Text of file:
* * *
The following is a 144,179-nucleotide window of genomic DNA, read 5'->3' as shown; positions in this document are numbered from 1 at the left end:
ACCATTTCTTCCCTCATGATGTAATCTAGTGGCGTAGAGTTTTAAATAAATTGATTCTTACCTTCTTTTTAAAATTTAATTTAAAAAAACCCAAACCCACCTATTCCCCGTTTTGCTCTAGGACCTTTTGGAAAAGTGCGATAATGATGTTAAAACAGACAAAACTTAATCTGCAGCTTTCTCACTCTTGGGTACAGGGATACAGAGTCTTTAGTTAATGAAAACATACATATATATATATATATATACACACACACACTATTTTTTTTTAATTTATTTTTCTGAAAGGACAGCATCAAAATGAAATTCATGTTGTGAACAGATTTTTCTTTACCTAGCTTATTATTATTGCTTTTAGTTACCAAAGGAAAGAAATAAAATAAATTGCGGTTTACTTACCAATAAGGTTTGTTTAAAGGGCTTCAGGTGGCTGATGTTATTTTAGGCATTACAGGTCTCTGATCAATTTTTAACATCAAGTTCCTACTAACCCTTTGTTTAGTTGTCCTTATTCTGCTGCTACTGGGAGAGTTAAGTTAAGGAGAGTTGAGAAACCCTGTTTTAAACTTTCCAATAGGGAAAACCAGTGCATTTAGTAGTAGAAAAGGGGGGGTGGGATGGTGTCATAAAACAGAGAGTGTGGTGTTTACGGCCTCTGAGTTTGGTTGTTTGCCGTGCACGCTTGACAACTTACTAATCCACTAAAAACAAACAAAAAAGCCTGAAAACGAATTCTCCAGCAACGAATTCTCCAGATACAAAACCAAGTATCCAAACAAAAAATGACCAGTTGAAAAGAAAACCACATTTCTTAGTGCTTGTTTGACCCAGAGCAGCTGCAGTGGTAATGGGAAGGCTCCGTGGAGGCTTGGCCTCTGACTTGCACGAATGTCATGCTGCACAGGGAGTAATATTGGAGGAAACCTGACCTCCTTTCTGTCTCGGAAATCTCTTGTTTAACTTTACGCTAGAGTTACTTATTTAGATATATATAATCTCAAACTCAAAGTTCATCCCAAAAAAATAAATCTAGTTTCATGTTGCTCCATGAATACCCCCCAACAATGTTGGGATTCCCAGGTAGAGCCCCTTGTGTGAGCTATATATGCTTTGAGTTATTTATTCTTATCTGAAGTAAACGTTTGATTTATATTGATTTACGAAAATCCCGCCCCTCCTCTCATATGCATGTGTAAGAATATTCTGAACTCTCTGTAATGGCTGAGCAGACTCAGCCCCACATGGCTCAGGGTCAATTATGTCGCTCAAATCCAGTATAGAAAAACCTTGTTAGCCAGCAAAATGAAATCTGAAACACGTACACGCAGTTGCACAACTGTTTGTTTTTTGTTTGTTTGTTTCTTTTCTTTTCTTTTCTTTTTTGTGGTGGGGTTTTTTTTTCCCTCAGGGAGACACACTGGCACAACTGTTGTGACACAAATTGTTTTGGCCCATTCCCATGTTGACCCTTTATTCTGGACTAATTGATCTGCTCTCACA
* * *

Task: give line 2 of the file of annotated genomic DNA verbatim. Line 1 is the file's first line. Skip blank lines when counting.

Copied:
ACCATTTCTTCCCTCATGATGTAATCTAGTGGCGTAGAGTTTTAAATAAATTGATTCTTACCTTCTTTTTAAAATTTAATTTAAAAAAACCCAAACCCACCTATTCCCCGTTTTGCTCTAGGACCTTTTGGAAAAGTGCGATAATGATGTTAAAACAGACAAAACTTAATCTGCAGCTTTCTCACTCTTGGGTACAGGGATACAGAGTCTTTAGTTAATGAAAACATACATATATATATATATATATACACACACACACTATTTTTTTTTAATTTATTTTTCTGAAAGGACAGCATCAAAATGAAATTCATGTTGTGAACAGATTTTTCTTTACCTAGCTTATTATTATTGCTTTTAGTTACCAAAGGAAAGAAATAAAATAAATTGCGGTTTACTTACCAATAAGGTTTGTTTAAAGGGCTTCAGGTGGCTGATGTTATTTTAGGCATTACAGGTCTCTGATCAATTTTTAACATCAAGTTCCTACTAACCCTTTGTTTAGTTGTCCTTATTCTGCTGCTACTGGGAGAGTTAAGTTAAGGAGAGTTGAGAAACCCTGTTTTAAACTTTCCAATAGGGAAAACCAGTGCATTTAGTAGTAGAAAAGGGGGGGTGGGATGGTGTCATAAAACAGAGAGTGTGGTGTTTACGGCCTCTGAGTTTGGTTGTTTGCCGTGCACGCTTGACAACTTACTAATCCACTAAAAACAAACAAAAAAGCCTGAAAACGAATTCTCCAGCAACGAATTCTCCAGATACAAAACCAAGTATCCAAACAAAAAATGACCAGTTGAAAAGAAAACCACATTTCTTAGTGCTTGTTTGACCCAGAGCAGCTGCAGTGGTAATGGGAAGGCTCCGTGGAGGCTTGGCCTCTGACTTGCACGAATGTCATGCTGCACAGGGAGTAATATTGGAGGAAACCTGACCTCCTTTCTGTCTCGGAAATCTCTTGTTTAACTTTACGCTAGAGTTACTTATTTAGATATATATAATCTCAAACTCAAAGTTCATCCCAAAAAAATAAATCTAGTTTCATGTTGCTCCATGAATACCCCCCAACAATGTTGGGATTCCCAGGTAGAGCCCCTTGTGTGAGCTATATATGCTTTGAGTTATTTATTCTTATCTGAAGTAAACGTTTGATTTATATTGATTTACGAAAATCCCGCCCCTCCTCTCATATGCATGTGTAAGAATATTCTGAACTCTCTGTAATGGCTGAGCAGACTCAGCCCCACATGGCTCAGGGTCAATTATGTCGCTCAAATCCAGTATAGAAAAACCTTGTTAGCCAGCAAAATGAAATCTGAAACACGTACACGCAGTTGCACAACTGTTTGTTTTTTGTTTGTTTGTTTCTTTTCTTTTCTTTTCTTTTTTGTGGTGGGGTTTTTTTTTCCCTCAGGGAGACACACTGGCACAACTGTTGTGACACAAATTGTTTTGGCCCATTCCCATGTTGACCCTTTATTCTGGACTAATTGATCTGCTCTCACA